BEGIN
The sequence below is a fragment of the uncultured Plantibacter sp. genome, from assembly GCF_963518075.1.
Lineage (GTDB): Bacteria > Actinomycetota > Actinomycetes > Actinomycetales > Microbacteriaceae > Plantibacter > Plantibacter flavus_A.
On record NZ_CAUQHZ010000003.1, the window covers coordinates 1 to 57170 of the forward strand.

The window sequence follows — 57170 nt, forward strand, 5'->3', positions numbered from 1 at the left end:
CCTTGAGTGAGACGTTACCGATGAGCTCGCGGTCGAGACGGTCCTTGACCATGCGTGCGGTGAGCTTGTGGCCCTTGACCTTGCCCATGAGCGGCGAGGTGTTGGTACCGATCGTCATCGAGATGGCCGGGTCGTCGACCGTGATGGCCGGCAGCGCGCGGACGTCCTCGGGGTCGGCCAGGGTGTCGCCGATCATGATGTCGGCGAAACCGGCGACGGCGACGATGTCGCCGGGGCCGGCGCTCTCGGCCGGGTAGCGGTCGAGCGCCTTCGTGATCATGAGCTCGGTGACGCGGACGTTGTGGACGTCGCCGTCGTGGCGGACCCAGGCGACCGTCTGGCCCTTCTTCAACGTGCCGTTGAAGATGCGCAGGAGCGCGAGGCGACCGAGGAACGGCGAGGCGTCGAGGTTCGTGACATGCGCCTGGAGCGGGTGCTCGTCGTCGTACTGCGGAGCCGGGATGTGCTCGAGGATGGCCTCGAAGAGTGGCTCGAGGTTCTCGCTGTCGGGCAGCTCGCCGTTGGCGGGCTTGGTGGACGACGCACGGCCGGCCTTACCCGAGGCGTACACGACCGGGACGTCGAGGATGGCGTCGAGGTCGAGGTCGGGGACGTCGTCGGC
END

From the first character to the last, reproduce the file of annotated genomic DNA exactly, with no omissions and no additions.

The sequence below is a fragment of the uncultured Plantibacter sp. genome, from assembly GCF_963518075.1.
Lineage (GTDB): Bacteria > Actinomycetota > Actinomycetes > Actinomycetales > Microbacteriaceae > Plantibacter > Plantibacter flavus_A.
On record NZ_CAUQHZ010000003.1, the window covers coordinates 1 to 57170 of the forward strand.

The window sequence follows — 57170 nt, forward strand, 5'->3', positions numbered from 1 at the left end:
CCTTGAGTGAGACGTTACCGATGAGCTCGCGGTCGAGACGGTCCTTGACCATGCGTGCGGTGAGCTTGTGGCCCTTGACCTTGCCCATGAGCGGCGAGGTGTTGGTACCGATCGTCATCGAGATGGCCGGGTCGTCGACCGTGATGGCCGGCAGCGCGCGGACGTCCTCGGGGTCGGCCAGGGTGTCGCCGATCATGATGTCGGCGAAACCGGCGACGGCGACGATGTCGCCGGGGCCGGCGCTCTCGGCCGGGTAGCGGTCGAGCGCCTTCGTGATCATGAGCTCGGTGACGCGGACGTTGTGGACGTCGCCGTCGTGGCGGACCCAGGCGACCGTCTGGCCCTTCTTCAACGTGCCGTTGAAGATGCGCAGGAGCGCGAGGCGACCGAGGAACGGCGAGGCGTCGAGGTTCGTGACATGCGCCTGGAGCGGGTGCTCGTCGTCGTACTGCGGAGCCGGGATGTGCTCGAGGATGGCCTCGAAGAGTGGCTCGAGGTTCTCGCTGTCGGGCAGCTCGCCGTTGGCGGGCTTGGTGGACGACGCACGGCCGGCCTTACCCGAGGCGTACACGACCGGGACGTCGAGGATGGCGTCGAGGTCGAGGTCGGGGACGTCGTCGGC